please call Collin Miller at WAC at (607) 865-7790 x112
or e-mail firstname.lastname@example.org.
The Catskill Watershed Corporation (CWC) will hold its
Annual Meeting of member towns Tuesday, April 25 at 6
p.m. at CWC offices, 905 Main Street, Margaretville. Results
of the election of representatives from Delaware County
to the CWC Board of Directors will be announced. A presentation
by CWC staff members on program achievements during 2005
will be given. The floor will then be open for questions
and comments from representatives of member towns and
villages. Following the Annual Meeting, the regular monthly
meeting of the Board of Directors will be held. The public
is “cordially” invited to attend.
The price of gasoline could rise this summer because of
supply problems from the phaseout of a fuel additive found
to contaminate groundwater, government and industry officials
have started saying. The average retail price of gasoline
in the United States is $2.50 a gallon - the highest level
since October – but a growing number of analysts
say $3 is a possibility by summer.
The additive, methyl tertiary butyl ether, or MTBE, accounts
for about 10 percent of the volume of every gallon of
gasoline with which it is blended - or 1.4 percent of
the nationwide supply - but refiners plan to stop using
it next month because Congress refused to grant them protection
from lawsuits. MTBE will be replaced with ethanol, but
there are doubts within the Energy Department and the
oil industry about whether there will be enough of the
corn-derived fuel to meet the anticipated surge in demand,
and whether the country’s distribution system is
ready to handle it.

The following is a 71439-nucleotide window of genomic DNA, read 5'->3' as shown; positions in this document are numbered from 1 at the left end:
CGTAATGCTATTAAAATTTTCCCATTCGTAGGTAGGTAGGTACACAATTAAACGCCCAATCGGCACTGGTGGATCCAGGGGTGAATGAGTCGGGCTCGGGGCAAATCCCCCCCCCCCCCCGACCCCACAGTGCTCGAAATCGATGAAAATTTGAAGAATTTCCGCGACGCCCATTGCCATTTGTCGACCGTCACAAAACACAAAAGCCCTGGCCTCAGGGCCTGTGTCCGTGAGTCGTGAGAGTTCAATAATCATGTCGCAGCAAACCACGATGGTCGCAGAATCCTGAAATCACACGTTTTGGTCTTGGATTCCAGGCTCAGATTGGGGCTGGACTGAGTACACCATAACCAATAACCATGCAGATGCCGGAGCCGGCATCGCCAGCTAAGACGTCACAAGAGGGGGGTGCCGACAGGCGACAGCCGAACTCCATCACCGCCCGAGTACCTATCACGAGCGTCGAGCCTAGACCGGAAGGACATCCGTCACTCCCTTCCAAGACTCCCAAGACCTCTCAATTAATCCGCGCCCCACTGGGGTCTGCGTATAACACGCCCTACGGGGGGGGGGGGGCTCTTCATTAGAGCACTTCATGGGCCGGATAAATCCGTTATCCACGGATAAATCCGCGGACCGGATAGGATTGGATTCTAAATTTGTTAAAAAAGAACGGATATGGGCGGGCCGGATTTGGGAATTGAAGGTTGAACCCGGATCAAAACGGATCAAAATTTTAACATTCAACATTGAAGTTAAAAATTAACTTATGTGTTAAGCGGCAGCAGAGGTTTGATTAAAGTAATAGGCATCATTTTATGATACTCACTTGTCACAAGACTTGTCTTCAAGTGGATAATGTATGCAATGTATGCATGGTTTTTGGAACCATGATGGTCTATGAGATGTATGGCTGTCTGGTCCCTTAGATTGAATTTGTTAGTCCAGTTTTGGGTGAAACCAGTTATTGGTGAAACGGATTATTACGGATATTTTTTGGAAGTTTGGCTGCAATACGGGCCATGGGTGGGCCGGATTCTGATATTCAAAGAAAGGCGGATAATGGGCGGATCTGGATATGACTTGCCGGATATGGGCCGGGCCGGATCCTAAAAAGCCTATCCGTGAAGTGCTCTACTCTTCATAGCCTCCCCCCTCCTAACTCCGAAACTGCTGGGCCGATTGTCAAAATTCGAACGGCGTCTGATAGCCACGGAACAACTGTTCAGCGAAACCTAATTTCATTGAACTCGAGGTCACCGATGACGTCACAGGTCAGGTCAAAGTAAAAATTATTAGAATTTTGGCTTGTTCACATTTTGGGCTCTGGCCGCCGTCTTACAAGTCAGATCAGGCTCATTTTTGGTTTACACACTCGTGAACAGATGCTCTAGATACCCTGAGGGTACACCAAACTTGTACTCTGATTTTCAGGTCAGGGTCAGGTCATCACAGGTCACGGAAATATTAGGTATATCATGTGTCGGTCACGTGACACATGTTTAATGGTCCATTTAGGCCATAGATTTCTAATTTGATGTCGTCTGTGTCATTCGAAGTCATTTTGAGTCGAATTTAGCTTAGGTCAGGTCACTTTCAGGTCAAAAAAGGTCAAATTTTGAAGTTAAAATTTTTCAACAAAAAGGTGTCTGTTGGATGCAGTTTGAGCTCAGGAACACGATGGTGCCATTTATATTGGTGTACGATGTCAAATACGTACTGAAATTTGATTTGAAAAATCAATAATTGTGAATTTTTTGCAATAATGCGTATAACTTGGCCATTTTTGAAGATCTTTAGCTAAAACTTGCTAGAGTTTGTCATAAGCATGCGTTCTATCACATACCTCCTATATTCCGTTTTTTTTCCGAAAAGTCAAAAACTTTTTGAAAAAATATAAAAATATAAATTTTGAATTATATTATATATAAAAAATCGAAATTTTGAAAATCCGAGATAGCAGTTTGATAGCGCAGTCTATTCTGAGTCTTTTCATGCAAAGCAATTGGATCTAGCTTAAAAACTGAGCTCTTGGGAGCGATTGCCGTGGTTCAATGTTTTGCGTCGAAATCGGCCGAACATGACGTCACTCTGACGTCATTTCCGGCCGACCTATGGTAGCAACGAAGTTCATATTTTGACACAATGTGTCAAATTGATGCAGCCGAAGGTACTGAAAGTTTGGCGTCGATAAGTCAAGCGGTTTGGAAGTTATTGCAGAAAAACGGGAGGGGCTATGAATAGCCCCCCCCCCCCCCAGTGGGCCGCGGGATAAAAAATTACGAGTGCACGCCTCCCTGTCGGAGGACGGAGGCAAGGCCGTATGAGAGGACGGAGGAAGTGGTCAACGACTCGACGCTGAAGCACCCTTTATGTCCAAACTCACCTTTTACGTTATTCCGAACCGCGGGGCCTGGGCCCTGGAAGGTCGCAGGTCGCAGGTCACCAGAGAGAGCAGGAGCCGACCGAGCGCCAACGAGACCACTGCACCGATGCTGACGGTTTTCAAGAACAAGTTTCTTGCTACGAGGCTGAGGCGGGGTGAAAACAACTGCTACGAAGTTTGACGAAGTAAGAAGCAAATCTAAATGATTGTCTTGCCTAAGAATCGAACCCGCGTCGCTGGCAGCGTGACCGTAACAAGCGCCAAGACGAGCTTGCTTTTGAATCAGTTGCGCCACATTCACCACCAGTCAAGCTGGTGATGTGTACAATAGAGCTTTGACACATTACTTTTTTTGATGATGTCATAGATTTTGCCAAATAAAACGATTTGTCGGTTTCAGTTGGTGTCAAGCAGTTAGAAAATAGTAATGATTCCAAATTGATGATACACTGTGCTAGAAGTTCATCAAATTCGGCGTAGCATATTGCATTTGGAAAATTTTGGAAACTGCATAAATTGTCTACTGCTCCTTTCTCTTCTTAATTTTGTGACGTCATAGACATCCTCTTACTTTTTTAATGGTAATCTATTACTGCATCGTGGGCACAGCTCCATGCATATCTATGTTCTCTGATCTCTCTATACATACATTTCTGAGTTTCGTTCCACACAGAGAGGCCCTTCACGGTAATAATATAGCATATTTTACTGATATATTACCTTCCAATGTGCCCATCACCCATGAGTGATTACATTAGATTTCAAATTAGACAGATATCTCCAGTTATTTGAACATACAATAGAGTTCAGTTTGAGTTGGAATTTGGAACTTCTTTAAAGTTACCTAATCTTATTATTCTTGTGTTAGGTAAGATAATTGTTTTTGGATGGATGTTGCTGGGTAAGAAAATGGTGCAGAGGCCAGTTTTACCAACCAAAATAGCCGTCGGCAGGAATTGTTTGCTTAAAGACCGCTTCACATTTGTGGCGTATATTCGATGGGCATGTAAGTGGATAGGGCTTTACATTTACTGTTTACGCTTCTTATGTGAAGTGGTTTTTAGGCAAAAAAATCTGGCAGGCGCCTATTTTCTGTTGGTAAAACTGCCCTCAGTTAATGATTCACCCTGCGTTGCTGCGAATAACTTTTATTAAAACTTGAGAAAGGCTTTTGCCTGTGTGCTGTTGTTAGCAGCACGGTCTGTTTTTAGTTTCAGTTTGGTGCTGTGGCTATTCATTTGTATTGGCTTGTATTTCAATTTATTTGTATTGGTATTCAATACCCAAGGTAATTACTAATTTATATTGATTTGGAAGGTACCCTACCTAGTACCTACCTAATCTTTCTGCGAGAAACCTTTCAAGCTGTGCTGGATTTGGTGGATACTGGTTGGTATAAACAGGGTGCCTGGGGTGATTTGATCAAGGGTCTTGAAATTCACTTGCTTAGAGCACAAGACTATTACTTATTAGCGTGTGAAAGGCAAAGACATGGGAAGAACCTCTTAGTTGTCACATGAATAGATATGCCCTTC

Guy Caruso, the head of the Energy Department’s
statistical division, told the Senate Environment and
Public Works Committee that the imminent transition from
MTBE to ethanol “could cause temporary supply dislocations
and may cause price volatility.” His agency estimates
that 130,000 barrels per day of extra ethanol will be
needed beginning May 5, an amount equal to almost 50 percent
of current output.
Members of the Onteora community have started voicing
increasing concern over the ever-more frequent presence
of military recruiters in the High School.
“The No Child Left Behind requires the school to
allow the military recruiter on an ‘equal basis’
as other college and employer recruiters, such as Onteora’s
April 5 College fair, but nothing requires more extensive
access to students,” said Woodstocker Jane Van de
Bogart at a recent meeting.
Several people recounted an incident where two students
got into a political discussion with a recruiter and the
recruiter remarked by calling them “retarded liberal
The school board has been asked to institute a policy
where students would be provided with a safe, nurturing
learning environment. In response, the school board requested
future discussions before making a possible policy resolution.
Board President Dave Patterson said he would like to see
the difference between the recruiter’s frequency
at the school as compared to the specific policies of
the No Child Left Behind Act and reminded people of the
“opt out” forms on the schools web site. When
parents fill out the form, recruiters will not be allowed
access to their child’s school records.
District Superintendent Justine Winters noted that in
communications with the district’s lawyer about
the military’s increasing frequency of requests
to be on campus she was told there is not much a school
district can do, because of legislation. The Army trumps
Trustee Rita Vanacore wanted to know how often colleges
enter the school and use it as guidelines for allowing
the military access. “Do they come here once a year?
I know that there is a time of when that happens.”
Trustee Marino D’Orazio requested that the board
adopt a policy.
“My wish is if we can limit the military to come
only during the designated fair, so that the fair is for
all institutions that want to recruit our students, like
once in the fall semester and once in the spring semester
and that is it,” he said. “And after that
the doors are closed to them.”
Legal opinions about such a stance are currently being
After our last issue went to press, and with it our front
page story on a new labor suit brought against Emerson